Y'all are probably familiar with the Jewish prayer shawl, the tallit:

You can see how this man covers himself, using his tallit to create his own private, separate, exclusive Meeting Tent. Suppose he were to admit someone else under his tent, could that matter? Indeed it could.

Here's a Jewish man admitting someone else into his tent, spreading his wings over her:

Of course they are getting married. The husband shows that his wife is, that's right, selected, separated, protected, and dedicated by covering her with his tallit. And she shows her acceptance by freely choosing to abide under his wing. By the way, the tallit may also be used to cover the wedding couple, as a tent once covered Abraham and Sarah. The tent covers the couple, the husband covers the wife; once again, a hierarchy of access:

 Yes, those are hockey sticks supporting the chuppah, the canopy.

Boaz understood that Ruth wanted him to marry her; and while spreading his wing over Ruth on a threshing floor would not make a marriage, it would most definitely indicate a commitment to wed. Did Boaz spread his wing over Ruth? Go find out on your own.

And likewise anyone who saw Elijah cover Elisha understood it was no ephemeral gesture.

Here's one more covering verse for you:

Acts 5:15 [T]hey brought forth the sick into the streets, and laid them on beds and couches, that at the least the shadow of Peter passing by might overshadow some of them.

We understand from context that Peter's shadow would heal those upon whom it fell. But after Peter had passed, and the afflicted were no longer overshadowed, would they become blind, lame, leprosy-ravaged again? Of course not: the consequences of Peter's overshadowing were permanent.

Suppose the Meeting Tent veils were pulled back; or the Shekhinah, the Glory Cloud, had shifted overhead; or the Tent wasn't pitched yet; or the cherubim weren't poised over the Ark; would any of that have allowed access to the Mercy Seat by anyone less than the High Priest? Of course not: access to the Ark was permanently exclusive, and the Ark itself was permanently reserved for God's Stuff, as we say in Catechism class.

And when Elijah put his mantle back on his own shoulders- was Elisha free to go back to his family and farm, get married, have kids? Again, of course not. The consequence of being covered by Elijah's mantle was permanent.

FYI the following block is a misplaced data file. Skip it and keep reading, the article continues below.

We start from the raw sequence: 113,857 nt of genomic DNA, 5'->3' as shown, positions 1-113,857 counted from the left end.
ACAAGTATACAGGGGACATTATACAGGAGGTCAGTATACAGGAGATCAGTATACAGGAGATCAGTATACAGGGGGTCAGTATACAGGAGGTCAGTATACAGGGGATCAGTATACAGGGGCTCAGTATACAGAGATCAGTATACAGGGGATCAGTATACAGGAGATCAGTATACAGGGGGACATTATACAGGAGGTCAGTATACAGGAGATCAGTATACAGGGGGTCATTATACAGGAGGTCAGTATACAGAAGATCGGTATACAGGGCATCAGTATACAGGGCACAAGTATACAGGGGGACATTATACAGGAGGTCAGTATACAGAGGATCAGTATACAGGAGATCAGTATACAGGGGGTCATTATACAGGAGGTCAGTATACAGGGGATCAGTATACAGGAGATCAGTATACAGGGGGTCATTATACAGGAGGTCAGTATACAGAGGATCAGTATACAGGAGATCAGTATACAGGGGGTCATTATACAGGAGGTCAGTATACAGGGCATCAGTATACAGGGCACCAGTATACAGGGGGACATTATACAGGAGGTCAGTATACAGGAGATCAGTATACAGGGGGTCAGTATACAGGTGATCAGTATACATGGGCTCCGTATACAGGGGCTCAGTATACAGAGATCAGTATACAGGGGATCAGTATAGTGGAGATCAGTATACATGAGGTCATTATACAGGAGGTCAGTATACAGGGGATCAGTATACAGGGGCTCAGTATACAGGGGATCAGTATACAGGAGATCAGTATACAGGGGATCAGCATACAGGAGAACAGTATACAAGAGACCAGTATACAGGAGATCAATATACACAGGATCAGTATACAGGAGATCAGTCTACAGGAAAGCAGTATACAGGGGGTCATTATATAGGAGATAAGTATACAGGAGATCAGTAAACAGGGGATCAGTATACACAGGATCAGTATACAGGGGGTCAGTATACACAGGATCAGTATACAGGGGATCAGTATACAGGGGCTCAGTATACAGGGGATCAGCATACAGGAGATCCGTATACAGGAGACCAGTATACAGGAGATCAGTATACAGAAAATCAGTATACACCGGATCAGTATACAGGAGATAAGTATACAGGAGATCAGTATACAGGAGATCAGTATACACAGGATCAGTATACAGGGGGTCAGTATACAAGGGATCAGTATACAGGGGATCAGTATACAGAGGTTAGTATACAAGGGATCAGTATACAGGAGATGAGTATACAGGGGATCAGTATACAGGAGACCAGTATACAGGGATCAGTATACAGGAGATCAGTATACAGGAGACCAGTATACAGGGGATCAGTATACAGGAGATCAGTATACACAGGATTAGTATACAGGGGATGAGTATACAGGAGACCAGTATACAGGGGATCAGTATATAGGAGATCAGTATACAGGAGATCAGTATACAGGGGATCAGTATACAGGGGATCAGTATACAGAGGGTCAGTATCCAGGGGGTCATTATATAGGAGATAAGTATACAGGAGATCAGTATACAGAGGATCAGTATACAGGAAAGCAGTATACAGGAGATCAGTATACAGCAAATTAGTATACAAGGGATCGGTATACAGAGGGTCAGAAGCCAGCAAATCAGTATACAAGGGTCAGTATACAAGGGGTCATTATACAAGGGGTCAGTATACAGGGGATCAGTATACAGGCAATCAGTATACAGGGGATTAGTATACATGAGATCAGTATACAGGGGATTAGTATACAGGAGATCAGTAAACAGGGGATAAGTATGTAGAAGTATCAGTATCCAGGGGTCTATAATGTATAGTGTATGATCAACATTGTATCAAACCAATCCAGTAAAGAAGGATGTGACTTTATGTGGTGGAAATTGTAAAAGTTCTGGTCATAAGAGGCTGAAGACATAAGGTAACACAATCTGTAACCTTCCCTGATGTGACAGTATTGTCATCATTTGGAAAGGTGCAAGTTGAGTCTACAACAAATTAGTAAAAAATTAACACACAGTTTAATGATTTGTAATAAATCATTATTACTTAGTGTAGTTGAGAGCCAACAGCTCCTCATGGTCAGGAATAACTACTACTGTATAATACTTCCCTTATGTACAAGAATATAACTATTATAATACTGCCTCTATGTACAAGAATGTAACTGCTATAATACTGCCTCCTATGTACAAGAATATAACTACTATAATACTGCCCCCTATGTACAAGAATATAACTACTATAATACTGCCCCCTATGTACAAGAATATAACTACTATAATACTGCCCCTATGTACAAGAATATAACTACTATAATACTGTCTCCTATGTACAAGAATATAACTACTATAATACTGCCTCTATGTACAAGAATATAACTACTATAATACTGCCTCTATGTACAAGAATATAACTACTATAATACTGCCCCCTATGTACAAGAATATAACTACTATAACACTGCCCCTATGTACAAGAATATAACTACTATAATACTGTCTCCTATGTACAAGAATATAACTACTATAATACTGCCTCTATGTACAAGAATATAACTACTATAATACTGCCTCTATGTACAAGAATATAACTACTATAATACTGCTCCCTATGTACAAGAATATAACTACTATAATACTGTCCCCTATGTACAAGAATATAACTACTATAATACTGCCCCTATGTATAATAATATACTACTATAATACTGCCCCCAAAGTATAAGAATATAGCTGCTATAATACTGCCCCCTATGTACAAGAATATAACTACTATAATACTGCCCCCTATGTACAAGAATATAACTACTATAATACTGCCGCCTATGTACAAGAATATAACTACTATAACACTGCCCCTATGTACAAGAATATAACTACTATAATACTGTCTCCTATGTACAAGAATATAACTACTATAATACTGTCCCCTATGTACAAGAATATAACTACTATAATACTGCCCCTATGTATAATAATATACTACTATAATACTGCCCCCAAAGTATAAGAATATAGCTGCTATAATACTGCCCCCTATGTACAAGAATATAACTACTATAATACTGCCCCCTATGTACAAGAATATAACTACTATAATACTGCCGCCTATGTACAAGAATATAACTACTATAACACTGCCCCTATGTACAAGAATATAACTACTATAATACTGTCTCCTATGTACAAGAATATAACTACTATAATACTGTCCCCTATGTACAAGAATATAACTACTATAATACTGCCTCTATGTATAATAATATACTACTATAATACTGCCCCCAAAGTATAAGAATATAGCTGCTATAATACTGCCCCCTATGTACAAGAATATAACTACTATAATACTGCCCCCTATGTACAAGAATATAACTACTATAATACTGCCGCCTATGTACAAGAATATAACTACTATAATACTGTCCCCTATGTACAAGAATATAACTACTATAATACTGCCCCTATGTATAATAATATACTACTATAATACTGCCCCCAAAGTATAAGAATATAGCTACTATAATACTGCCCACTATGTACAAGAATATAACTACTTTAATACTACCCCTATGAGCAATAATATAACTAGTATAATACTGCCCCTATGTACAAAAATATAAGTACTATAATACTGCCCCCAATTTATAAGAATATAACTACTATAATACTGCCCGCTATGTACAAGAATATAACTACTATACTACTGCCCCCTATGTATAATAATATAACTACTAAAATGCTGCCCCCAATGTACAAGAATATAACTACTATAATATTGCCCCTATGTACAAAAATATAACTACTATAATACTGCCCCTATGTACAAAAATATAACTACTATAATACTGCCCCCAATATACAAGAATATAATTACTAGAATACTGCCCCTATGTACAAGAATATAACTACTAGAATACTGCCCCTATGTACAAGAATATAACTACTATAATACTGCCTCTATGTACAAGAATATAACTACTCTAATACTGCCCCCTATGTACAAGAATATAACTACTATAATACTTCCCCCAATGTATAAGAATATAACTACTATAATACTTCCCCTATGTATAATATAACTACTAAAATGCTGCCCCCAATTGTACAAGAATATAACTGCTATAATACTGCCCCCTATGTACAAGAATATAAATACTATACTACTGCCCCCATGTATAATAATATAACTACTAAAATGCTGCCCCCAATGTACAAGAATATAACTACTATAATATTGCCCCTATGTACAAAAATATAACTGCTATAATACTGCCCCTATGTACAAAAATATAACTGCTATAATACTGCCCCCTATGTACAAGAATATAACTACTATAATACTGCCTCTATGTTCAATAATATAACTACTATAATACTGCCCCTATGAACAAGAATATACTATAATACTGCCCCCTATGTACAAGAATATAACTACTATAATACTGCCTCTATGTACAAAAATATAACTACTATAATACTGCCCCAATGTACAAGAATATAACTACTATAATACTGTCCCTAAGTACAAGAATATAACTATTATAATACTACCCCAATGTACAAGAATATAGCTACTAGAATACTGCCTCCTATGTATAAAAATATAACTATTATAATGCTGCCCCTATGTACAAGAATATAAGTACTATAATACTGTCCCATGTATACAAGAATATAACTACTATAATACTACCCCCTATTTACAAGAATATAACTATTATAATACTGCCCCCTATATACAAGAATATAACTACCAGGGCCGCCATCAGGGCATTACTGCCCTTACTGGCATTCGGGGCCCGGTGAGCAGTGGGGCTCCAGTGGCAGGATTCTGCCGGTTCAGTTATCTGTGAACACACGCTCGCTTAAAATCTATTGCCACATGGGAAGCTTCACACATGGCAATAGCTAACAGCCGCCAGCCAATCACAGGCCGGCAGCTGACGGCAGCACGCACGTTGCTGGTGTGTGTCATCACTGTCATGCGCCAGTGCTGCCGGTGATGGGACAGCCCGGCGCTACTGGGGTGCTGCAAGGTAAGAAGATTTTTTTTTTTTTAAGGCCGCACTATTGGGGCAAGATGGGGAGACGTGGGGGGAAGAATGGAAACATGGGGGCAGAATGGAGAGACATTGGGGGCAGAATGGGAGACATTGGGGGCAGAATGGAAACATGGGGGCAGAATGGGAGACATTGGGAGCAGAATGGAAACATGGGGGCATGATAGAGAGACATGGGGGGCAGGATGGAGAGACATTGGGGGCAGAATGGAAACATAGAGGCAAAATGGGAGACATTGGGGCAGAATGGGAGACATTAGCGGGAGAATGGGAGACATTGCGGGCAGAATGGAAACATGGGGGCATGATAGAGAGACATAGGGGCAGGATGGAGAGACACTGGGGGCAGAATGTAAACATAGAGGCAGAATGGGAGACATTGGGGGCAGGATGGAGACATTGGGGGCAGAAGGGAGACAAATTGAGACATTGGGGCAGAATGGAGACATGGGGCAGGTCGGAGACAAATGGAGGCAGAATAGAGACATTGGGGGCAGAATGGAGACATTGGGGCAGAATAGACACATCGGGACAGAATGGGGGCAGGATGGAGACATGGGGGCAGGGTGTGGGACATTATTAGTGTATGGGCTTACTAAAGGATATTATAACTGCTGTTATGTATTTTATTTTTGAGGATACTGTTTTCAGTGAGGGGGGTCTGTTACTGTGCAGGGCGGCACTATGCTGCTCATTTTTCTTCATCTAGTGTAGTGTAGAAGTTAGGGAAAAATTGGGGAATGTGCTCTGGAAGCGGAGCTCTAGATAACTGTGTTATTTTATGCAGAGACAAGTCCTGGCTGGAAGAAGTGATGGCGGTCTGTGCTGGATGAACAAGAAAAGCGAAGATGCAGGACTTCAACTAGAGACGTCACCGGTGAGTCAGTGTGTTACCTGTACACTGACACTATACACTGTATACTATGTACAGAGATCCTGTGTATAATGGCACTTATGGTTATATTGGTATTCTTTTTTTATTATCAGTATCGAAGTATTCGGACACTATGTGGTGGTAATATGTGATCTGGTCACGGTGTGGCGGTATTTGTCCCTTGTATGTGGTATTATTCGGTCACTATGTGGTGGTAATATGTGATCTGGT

How about at a wedding? The husband must eventually put away his tallit, remove it from his wife's shoulders. Is his wife still selected, protected, separated, dedicated? Yes. Her status is permanent.

And the chuppah, the canopy- does God cease to cover the marriage when the tent comes down? Of course not.

Now back to the opening verse from Luke 1: "The Holy Spirit will come upon you, and the power of the Most High will overshadow you; therefore the child to be born will be called holy, the Son of God." That is, Mary was selected, protected, separated, and dedicated by God Himself, and Mary agreed to it. After the child was born, was Mary's overshadowed status canceled? Was Mary free to enjoy a life of marital intimacy with Joseph, having more children? The New Ark, once containing not merely God's Stuff, but God Himself, now suitable for holding...regular stuff?

Of course not: as a consequence of being overshadowed by God, Mary's virginal status was permanent.  More permanent than even a marriage vow, or the healings worked through Peter's passing shadow: ever-virgin.

My umbrella eventually has to close; God's doesn't.

Credit to the San Miguel News for the chuppah; and Henry Owassa Tanner for his Annunciation. 

Wednesday, January 2, 2013

Apple & Balloon

Our last class of the year covered December stuff: Immaculate Conception and Nativity scenes, mostly. We also talked about the transition from the Old Testament to the New, and got in a few minutes about John the Forerunner's miraculous conception.

For the last few years I've had a couple of girls portray this image, which I treat as the Great Hinge between the Testaments:

Yeah, I know, I show it in class every year around Christmas, and here at the blog. So what? It's a first-class catechetical tool, loaded with theological content like the work of Northern Renaissance artists such as van Eyck.

Anyway, the kids don't see the pic 'til we've discussed the content with our live models. This year, instead of saying, "Hey I need an Eve, get up here daughter...I need a Mary, yes, c'mon up," I did this:

"OK y'all I need two girl volunteers...two! not eight! And you aren't a girl! If you've already acted this year put ya hands down. Just one of you is left? OK daughter, you're it, come on up." I reach into my canvas bag. "Here, this apple's for you. Who is she? Eve! Yes, smarties! One more girl...NOT ALL OF YOU! Daughter, today's your birthday right? 12 years old on 12-12-12? Yes! OK, birthday girl gets the job!"

Now I pull out...a balloon?...and blow it up 'til it's about canteloupe size. "Here ya go, put this under your sweater like so. What's it for? Can y'all figure this out? She's pregnant! Ewww! Ewww! Ewww? Babies are great! Your mommas were pregnant with you! It's too weird! That's OK, you don't have to do it...who wants to be the pregnant woman? Me! Yes, c'mon up...there ya go. Who is she? Sarah! Good guess, but no. It's someone in the New Testament. Elizabeth! Ooh, great guess again, but no. Mary! Yes, and who's in the balloon? Jesus! Yes!" And from there we have the usual discussion followed by the image handout and more discussion. I like it better with the props, because then the kids can figure out, instead of being told, who the women are.

Couple of cartoons from class, similar to those in prior years:

Pressed for time during the Nativity discussion, I forgot this bit of Isaiah: A multitude of camels shall cover you, the dromedaries of Midian and Ephah; all those from Sheba shall come. They shall bring gold and frankincense, and shall proclaim the praise of the LORD; and thus left the camels out. But I remembered in 2010: